A SCOTTISH oil and gas giant has sent millions of dollars to a company accused of helping to maintain illegal Israeli settlements in Palestine.

Ithaca Energy, headquartered in Aberdeen, paid out $266 million in dividends in the last financial quarter – much of which will be claimed by its parent firm Delek Group.

Delek was mentioned in a UN report last year as providing “services and utilities supporting the maintenance and existence of settlements” in Palestine.

Ithaca is a “wholly owned subsidiary” of Delek, according to its most recent publicly available accounts.

It is the ninth biggest owner of North Sea oil licences and one of the main operators in the Rosebank oil field, the UK’s largest undeveloped oil and gas field which lies west of Shetland.

READ MORE: Rosebank oil field given go-ahead by regulator despite climate concerns

The UK Government sparked controversy last year by announcing it was giving the green light to the development of the oil field – estimated to contain up to 300m barrels of oil.

According to a trading update for quarter three of 2023, Ithaca said it had a dividend target of £400m and that it had already paid out $226m.

The occupied Palestinian territories in the West Bank have seen an increase in settler violence against Palestinians since the beginning of Israel’s assault on Gaza.

In December last year, the UN’s Office for the Coordination of Humanitarian Affairs (OCHA) reported 343 Israeli settler attacks against Palestinians, resulting in Palestinian casualties or property damages or both since October 7.

Some 276 had been killed since the outbreak of fighting in Gaza, said OCHA.

READ MORE: Israel plans to build thousands of new settlement homes in West Bank, says minister

“Continued fossil fuel extraction from the North Sea is already totally wrongheaded from an environmental perspective, but if North Sea oil profits are also being syphoned off to fund Israel’s illegal settlements then it’s a double outrage,” Peter Frankental, economic affairs director at Amnesty International UK told Novara Media – which first revealed that cash was flowing from the North Sea to the West Bank.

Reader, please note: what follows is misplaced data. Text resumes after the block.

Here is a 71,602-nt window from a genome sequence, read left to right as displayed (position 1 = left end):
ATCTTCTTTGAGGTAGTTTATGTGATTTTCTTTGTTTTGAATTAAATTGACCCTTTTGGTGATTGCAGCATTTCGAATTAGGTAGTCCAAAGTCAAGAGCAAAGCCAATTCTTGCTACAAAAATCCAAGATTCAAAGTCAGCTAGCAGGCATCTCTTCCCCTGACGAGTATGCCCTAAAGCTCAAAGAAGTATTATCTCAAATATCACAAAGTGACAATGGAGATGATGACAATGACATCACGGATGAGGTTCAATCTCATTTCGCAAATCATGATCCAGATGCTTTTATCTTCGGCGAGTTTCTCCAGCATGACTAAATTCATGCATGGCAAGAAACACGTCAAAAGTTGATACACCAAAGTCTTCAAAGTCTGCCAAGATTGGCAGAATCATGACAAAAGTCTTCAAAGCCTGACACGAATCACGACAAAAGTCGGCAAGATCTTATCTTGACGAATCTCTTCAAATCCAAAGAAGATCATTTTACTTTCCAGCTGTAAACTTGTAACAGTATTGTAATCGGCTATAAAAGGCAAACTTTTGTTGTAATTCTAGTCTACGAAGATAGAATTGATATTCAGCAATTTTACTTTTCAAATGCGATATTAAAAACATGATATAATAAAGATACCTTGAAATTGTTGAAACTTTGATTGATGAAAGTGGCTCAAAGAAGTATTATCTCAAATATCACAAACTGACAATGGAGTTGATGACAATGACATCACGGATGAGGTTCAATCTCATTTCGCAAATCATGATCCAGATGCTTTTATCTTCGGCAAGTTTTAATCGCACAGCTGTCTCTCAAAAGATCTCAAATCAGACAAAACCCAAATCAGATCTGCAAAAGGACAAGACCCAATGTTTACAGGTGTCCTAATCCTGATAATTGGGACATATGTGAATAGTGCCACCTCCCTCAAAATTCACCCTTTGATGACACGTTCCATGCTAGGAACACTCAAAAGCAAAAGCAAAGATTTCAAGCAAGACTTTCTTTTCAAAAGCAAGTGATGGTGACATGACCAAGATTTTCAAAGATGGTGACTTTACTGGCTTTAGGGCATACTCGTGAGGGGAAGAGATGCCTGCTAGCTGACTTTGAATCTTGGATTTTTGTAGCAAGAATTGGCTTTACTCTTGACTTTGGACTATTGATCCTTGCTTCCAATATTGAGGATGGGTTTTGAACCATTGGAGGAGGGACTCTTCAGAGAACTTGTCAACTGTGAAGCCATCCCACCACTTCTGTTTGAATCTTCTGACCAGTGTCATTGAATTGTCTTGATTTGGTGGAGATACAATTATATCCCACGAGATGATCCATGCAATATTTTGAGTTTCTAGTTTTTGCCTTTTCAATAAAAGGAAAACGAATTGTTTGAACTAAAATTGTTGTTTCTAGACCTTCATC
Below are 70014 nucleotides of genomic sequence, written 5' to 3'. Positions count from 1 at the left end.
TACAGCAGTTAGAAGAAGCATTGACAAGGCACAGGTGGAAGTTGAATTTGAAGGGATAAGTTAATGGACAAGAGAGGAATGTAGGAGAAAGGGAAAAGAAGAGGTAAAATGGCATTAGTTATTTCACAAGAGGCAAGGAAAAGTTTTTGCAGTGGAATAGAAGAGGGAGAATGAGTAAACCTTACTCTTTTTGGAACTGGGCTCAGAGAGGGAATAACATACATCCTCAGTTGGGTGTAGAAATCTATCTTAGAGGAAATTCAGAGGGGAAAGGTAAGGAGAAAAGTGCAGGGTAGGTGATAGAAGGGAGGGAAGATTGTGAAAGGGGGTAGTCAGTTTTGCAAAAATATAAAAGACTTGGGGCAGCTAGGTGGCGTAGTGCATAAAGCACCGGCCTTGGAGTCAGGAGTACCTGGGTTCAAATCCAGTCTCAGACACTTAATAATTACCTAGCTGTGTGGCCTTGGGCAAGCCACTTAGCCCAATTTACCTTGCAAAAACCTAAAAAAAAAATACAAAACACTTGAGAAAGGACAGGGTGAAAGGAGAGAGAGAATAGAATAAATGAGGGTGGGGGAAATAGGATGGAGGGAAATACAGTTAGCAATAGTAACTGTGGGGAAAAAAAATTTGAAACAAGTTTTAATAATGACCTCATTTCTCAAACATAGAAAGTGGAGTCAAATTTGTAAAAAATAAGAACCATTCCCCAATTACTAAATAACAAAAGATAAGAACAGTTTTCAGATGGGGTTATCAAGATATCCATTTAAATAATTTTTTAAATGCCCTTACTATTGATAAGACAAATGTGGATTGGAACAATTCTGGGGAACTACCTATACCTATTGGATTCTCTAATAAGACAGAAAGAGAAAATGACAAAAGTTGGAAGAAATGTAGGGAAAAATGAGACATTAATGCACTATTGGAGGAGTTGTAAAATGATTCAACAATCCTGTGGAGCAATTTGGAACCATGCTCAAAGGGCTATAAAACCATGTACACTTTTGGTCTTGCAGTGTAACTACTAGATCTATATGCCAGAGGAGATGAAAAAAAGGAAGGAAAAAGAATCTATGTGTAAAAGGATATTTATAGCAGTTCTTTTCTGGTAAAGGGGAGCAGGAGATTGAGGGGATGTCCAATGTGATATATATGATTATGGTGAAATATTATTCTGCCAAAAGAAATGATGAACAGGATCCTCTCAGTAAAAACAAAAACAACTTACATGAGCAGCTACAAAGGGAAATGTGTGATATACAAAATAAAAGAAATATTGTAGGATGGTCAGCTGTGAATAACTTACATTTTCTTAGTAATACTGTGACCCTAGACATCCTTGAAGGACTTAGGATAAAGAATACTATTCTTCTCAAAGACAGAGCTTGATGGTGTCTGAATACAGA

“Israel’s vast illegal settlements project is an integral part of its wider system of apartheid against the Palestinians and no North Sea oil licensee should have business links to the settlements and hope to hold onto their licence.

“The UK needs to ensure there’s proper even-handedness in how businesses are allowed to operate. If, for example, Delek had been supplying services to Russian-occupied Crimea rather than illegal settlements in occupied Palestinian territory, then both it and its UK subsidiary Ithaca Energy would likely have been caught by the UK’s sanctions regime on Russia.

“Ministers must act on these reports, ensuring that there’s no corporate linkage between a major North Sea oil licensee and the Israeli settlements, not least when ministers themselves acknowledge that Israel’s settlements are completely illegal under international law.”

Neil Sammonds, from the campaign group War on Want, added: “The UK government is not only sacrificing our climate for corporate profit through North Sea Oil licences, but is giving an extra boost to businesses voraciously involved in Israel’s West Bank settlements, all illegal in international law.

“The UK Government should be sanctioning such companies, not rewarding them.”

Ithaca and Delek were approached for comment.